Craig Blankenhorn/NBC

In the new NBC drama Allegiance, Katya and Mark O'Connor are a mom and dad like any other. Or at least, they'd like to be. Living in New York City, they harbor the secret that they used to be Russian spies—used to be, that is, until Moscow demands they return to service to gather intel from their son Alex, a CIA analyst with an almost-supernatural intellect. It's a delicious setup: Alex must lie to his parents about his job; they’ve got to lie to him about theirs; Russia lies to everyone about the fact that its KGB 2.0, the SVR, is plotting America’s demise.

As nearly every review of the show has pointed out, though, this is not an entirely novel premise. FX’s The Americans imagines a husband-wife KGB sleeper cell balancing parenthood and secret ops, but in the Reagan ‘80s. Showtime’s Homeland made its initial splash by putting a foreign loyalist into an American nuclear family. And it seems like every network drama these days has a hero like Alex: freakishly smart, socially inept, very attractive. Add in lowest-common-denominator screenwriting that crams ridiculous yet predictable plot developments into every frame, and you have a program that seems distractingly familiar, even as it offers a steady drip of entertainment.

One element, though, feels novel: Katya, as played by Hope Davis, is the rare case in pop-culture where "spy" and "good mother" aren't contradictions in terms. Born in Russia and pressed into the KGB at age 17, she recruited and married an American businessman, had three kids, and somehow struck a deal to retire from espionage. When we meet her in the pilot, she’s making pies, cajoling her daughter about math homework, and giving her husband precise instructions about which potatoes to acquire at the supermarket. Once the Russians shows up with orders to turn Alex into a spy, Mark attempts questioning and negotiation, but Katya immediately takes a hardline: “Go to hell.”

She gets a lot of badass-sounding lines like that, though she rarely sounds like a badass delivering them. Davis plays the character with a quavering voice and nervous eyes, reflecting the tremendous pressure she faces and the personal fear that something awful will befall her children. We’re both shown and told that she’s an excellent spy (though the tradecraft in Allegiance rarely extends beyond driving fast and planting listening devices), yet at no point does she seem to possess a spy’s traditional murky loyalties or moral ambiguity. Katya wants to save her family; Russia’s interests, or America’s, for now seem incidental. Her own life does, too: By the end of the pilot, she has attempted to sacrifice herself for the good of the other O’Connors, and at the start of the second episode she tells a lie that damages her relationships in the name of saving her relations.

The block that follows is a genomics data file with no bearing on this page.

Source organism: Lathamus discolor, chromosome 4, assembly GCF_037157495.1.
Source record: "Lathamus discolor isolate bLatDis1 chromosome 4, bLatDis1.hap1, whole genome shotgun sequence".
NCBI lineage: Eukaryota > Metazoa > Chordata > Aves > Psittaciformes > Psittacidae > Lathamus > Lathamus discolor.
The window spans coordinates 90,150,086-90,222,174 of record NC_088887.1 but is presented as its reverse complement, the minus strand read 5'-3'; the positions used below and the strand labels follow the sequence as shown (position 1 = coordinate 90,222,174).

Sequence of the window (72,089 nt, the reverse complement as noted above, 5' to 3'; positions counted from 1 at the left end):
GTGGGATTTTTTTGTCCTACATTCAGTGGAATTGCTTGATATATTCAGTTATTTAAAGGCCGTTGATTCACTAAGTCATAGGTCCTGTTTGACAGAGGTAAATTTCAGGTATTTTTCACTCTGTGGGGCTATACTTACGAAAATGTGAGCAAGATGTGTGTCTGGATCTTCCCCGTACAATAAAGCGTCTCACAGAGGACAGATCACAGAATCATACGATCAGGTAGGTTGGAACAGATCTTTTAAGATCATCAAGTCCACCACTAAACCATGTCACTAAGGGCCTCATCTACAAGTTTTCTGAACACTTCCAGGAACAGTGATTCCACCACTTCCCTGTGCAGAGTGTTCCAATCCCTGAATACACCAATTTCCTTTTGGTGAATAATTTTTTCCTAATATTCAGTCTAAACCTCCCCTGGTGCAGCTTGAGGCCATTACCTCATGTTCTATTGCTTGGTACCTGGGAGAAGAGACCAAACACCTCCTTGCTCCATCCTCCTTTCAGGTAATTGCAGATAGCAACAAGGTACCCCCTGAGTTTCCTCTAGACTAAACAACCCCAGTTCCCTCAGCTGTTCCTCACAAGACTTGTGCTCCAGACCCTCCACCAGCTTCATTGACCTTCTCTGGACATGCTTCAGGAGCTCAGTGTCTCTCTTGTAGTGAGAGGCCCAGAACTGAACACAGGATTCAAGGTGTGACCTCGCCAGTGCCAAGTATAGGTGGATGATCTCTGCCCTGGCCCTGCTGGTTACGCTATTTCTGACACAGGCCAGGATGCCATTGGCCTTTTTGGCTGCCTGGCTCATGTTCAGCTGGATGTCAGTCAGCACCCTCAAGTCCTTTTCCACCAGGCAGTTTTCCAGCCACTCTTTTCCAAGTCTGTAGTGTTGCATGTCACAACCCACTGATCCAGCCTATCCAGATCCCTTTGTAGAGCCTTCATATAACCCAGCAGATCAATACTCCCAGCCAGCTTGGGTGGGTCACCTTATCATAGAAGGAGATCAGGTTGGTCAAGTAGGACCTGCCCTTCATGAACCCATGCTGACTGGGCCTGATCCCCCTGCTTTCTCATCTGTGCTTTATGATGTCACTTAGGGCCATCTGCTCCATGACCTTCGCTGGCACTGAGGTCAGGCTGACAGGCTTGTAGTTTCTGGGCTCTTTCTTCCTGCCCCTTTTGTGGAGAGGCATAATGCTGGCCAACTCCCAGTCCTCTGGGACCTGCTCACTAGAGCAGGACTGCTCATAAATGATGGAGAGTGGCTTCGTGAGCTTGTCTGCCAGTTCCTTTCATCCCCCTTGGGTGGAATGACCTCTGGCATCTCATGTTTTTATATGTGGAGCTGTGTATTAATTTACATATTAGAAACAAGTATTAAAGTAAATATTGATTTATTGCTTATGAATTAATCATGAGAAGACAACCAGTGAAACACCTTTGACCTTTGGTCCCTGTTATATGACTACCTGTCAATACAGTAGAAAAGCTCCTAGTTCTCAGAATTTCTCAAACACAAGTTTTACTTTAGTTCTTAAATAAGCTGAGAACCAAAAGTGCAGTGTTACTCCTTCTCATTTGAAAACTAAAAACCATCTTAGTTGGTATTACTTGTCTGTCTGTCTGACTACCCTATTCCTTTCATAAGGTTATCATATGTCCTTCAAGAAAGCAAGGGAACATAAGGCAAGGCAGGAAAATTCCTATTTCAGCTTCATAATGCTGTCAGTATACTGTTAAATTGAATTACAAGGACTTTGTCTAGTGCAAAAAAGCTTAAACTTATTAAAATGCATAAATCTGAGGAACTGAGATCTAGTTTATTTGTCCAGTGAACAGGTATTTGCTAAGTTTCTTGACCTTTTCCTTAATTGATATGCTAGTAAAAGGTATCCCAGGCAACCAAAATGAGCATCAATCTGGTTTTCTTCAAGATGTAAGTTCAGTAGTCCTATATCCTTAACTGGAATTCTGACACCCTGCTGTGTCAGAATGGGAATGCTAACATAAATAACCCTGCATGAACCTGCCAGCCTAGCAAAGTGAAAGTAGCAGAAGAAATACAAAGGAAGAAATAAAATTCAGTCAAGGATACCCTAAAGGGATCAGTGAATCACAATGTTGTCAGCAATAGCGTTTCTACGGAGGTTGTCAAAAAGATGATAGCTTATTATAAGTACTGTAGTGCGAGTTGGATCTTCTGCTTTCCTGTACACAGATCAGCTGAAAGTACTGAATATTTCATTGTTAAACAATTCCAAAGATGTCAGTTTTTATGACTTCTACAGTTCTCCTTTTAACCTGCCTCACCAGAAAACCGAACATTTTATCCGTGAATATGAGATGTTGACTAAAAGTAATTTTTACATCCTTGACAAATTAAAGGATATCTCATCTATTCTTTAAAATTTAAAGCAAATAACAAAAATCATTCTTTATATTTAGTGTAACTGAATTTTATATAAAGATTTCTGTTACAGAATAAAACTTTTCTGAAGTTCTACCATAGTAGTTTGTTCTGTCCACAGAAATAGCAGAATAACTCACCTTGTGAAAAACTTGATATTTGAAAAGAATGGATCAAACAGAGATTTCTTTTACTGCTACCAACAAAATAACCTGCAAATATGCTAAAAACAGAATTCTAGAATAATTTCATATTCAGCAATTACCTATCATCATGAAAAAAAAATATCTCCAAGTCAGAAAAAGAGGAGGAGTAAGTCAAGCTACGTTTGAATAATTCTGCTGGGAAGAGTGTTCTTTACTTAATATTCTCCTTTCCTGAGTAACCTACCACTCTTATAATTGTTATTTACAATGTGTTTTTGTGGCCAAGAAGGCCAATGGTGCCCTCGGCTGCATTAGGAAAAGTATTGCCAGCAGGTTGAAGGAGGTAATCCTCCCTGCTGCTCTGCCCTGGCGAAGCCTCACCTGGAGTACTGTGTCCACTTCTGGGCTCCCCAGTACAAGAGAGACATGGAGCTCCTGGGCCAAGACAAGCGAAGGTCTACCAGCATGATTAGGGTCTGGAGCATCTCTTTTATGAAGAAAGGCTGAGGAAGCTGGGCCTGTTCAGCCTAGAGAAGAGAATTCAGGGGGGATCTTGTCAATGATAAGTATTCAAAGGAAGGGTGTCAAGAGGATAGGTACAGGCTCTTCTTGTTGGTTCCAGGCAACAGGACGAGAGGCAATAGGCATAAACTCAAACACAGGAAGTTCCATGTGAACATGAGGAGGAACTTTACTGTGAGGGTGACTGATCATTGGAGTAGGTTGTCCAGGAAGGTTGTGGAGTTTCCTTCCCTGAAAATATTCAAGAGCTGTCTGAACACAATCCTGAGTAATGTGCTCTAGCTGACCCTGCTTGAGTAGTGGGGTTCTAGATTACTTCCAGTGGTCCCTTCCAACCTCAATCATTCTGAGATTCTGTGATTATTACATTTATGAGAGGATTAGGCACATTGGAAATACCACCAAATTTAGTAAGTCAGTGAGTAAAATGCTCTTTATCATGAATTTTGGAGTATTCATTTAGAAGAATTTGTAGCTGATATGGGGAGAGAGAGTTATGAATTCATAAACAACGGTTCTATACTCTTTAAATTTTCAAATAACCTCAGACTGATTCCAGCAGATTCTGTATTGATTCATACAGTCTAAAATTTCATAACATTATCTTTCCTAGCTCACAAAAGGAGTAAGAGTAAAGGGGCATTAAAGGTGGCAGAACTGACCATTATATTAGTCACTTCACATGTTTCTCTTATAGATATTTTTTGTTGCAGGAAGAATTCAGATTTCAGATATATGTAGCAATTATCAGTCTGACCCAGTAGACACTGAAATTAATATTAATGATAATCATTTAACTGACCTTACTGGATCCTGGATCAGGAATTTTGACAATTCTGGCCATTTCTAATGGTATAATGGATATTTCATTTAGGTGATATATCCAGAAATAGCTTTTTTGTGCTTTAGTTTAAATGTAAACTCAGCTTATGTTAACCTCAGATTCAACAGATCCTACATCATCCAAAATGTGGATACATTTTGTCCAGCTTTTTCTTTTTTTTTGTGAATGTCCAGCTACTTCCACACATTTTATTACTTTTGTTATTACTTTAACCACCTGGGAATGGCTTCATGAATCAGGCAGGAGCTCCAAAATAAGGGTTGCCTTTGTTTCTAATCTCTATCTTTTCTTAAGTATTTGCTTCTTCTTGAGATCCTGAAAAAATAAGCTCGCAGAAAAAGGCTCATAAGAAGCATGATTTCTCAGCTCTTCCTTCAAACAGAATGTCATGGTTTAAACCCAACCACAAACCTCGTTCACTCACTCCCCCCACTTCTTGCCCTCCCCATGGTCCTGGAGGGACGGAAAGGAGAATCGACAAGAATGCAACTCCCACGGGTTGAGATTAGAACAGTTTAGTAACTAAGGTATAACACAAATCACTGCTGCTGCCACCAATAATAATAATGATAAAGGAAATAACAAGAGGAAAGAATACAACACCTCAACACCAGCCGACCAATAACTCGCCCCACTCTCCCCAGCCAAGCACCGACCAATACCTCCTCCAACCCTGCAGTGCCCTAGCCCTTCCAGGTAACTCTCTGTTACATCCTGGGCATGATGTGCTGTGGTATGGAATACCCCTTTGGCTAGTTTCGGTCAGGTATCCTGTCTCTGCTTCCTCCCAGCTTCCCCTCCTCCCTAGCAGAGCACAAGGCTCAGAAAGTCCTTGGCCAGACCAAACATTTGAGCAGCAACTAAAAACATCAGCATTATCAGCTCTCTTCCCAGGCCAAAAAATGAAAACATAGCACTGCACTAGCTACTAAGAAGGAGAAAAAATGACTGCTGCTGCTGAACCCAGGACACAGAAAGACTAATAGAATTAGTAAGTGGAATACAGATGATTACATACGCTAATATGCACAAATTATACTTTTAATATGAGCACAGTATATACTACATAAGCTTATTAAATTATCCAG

The protective “mama bear” is, of course, an old cultural trope. But it’s one that rarely meets with the other trope Katya embodies: the female spy. Usually, undercover women in fiction are steely femme fatales, and Allegiance seems to keep that tradition going with the O’Connors' eldest child, Natalie, a beautiful and strong-willed secret agent who’s sleeping with an SVR handler. The other big cliché about recent fictional female spies is that they're fanatical to the point of sociopathy. Homeland’s Carrie obsesses over her mission to stop terrorism, and has deeply screwed-up relations with friends and family—including her own baby, who she at one points considers drowning in a bathtub. The Americans’ Elizabeth loves her kids but never wavers from the Soviet cause, and the most recent episodes have shown her willing to recruit her daughter into dangerous KGB service—making her diametrically opposed to Katya when it comes to navigating the line between duty and family.

Those portrayals have their virtues, showing that women can be just as ruthless as James Bond. But they also suggest that extreme competence and cunning betray certain traditionally feminine qualities. Allegiance's biggest innovation is that it instead imagines spy skills as something that can be part of the maternal experience. This leads to some interesting, touching moments, especially between Katya and Alex. She's a stealth guardian angel, sometimes taking down threats against her son without his knowledge, and sometimes secretly undercutting his efforts so that he doesn't learn too much, too soon. Maybe there are real moms out there who can relate.

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